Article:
The history of leather
The history of leather
Leather making is an ancient art inherent in human nature that dates back more than 7,000 years. In the beginning, fresh hides obtained by hunting were dried in the sun and beaten with animal fats to soften them. Later they were salted and smoked to preserve them.
Starting from simple drying and curing techniques, Egyptians and Hebrews developed vegetable tanning around the year 400 BC and already in the Middle Ages, the Arabs had developed more sophisticated and high-quality tanning techniques that gave fame and high prices to leather from Morocco and Cordoba (Spain).
By the 15th century, tanneries had already spread throughout Europe, improving techniques and results.
In the middle of the 19th century, the use of power machinery was integrated allowing the development of more advanced processes, thus introducing splitting, fleshing, and dehairing.
Some years later, artisans developed chemical tannings that included the use of use of oak, sumac, and chrome salts.
Currently, the leather tanning process includes three basic processes:
- a. Preparation based on dehydration by aeration and protection of the hide with salted in wet or dry conditions.
- b. Tanning process including vegetable, chrome and oil tanning stand out, and
- c. Finishing process that include textures, engravings, splitting and dyeing.
Among the most common leathers are those that are processed from cow, horse, pig, and sheep hides, being these last ones the most appreciated for the manufacture of clothing for its ease of processing, its great resistance and exquisite softness.
Suede is also a very resourceful material and consists in leathers that are finished by buffing the flesh side (opposite the grain side) to produce a nap. The term refers to the napping process and is unrelated to the type of skin used.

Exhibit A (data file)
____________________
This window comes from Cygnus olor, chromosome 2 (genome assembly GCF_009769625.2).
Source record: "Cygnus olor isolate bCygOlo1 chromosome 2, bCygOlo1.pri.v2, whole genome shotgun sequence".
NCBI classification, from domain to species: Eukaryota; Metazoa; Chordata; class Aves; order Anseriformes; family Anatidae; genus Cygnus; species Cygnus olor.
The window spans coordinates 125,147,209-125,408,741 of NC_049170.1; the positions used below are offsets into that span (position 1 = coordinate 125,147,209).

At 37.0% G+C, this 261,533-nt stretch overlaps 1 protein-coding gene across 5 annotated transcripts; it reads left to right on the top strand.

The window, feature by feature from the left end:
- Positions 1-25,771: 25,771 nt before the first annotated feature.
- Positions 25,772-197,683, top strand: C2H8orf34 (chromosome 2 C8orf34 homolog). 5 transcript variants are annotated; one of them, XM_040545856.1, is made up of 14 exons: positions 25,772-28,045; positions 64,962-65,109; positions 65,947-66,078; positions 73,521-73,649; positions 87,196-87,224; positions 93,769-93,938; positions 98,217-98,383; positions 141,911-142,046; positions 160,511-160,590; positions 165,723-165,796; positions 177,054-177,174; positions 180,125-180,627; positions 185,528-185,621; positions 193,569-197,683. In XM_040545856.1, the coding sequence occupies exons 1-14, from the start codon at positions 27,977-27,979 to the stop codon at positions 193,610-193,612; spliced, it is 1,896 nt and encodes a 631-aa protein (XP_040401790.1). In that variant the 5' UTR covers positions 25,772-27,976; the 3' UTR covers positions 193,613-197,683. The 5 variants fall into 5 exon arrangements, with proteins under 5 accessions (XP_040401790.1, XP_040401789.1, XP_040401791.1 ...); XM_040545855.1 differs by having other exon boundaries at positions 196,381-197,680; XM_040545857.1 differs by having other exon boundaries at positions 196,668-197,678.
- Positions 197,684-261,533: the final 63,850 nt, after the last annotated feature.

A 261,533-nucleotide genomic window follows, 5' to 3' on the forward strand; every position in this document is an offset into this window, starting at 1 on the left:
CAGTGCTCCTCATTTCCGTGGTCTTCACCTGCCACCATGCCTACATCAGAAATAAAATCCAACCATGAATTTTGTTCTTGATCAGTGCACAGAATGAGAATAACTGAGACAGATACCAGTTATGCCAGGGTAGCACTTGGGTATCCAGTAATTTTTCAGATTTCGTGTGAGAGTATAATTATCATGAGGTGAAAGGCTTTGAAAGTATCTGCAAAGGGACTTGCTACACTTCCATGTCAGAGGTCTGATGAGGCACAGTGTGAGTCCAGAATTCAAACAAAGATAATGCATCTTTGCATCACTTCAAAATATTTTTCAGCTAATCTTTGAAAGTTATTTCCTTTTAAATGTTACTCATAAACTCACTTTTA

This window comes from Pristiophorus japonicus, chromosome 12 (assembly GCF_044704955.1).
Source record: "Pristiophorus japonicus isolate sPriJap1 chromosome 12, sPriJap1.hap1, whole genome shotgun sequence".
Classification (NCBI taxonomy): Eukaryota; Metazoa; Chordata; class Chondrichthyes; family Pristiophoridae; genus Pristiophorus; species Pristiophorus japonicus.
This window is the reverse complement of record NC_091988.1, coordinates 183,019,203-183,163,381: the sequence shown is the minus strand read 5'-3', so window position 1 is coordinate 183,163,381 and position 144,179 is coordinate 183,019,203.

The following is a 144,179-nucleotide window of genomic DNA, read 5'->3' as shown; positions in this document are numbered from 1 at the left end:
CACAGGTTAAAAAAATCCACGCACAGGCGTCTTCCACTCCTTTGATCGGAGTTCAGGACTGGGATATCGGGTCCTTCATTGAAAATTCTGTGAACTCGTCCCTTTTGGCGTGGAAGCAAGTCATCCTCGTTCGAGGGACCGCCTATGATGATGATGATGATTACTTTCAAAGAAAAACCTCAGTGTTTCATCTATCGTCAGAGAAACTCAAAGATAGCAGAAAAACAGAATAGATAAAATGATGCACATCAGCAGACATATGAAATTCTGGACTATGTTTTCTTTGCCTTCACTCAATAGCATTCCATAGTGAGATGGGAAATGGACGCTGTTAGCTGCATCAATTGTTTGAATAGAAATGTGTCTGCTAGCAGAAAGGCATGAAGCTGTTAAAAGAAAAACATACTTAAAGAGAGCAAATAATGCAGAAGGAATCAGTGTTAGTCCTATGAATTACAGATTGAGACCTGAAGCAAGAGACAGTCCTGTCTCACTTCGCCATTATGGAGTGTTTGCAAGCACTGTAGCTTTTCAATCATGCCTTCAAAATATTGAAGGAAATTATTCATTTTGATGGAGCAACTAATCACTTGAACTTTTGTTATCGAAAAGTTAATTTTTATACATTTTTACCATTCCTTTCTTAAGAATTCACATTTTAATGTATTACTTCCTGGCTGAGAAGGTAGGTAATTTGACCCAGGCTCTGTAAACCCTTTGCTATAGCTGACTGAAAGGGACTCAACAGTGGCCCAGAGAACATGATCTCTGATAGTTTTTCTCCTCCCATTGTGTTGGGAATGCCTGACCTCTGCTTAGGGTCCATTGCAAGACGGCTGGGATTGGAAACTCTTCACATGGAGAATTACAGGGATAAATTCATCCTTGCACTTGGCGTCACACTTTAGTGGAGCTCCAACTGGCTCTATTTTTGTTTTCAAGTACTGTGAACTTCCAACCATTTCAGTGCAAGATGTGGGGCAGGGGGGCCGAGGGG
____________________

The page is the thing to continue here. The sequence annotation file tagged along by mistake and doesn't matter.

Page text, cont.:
The quality and price of a leather are factors that depend on the types of process, full grain is considered the highest quality as it is the upper part of the leather including all its thickness and although it turns out to be the most difficult to work with, it is also the most resistant, durable, and breathable.
Full Grain is followed by Top Grain, usually used for high-quality products for ease of working because small imperfections have been removed in a splitting process, making it thinner and smoother, but equally resistant and of great beauty.
In third grade of quality is the remnants and layers of the full grain split process and to which an artificial grain is applied to the surface to make it appear more natural.
At the bottom there are the left-over scraps, which are the wastage that is crushed into a pulp to which layers of polyurethane or latex are added to produce “leather” sheets with a texture that appears to be a finer skin, but its durability and resistance is far from good and of very low quality. We do not recommend this product and of course, you will never see it in a Lastwolf®
At Lastwolf® we care about our leathers. After many years we have developed a wide variety of lamb, cow, and veal as well suedes and our long known naked cow hide® all of them produced under design according to the type of jacket and usage.
We know the importance of quality when it comes to manufacturing a leather jacket. We know this is also important to you. We stand for it.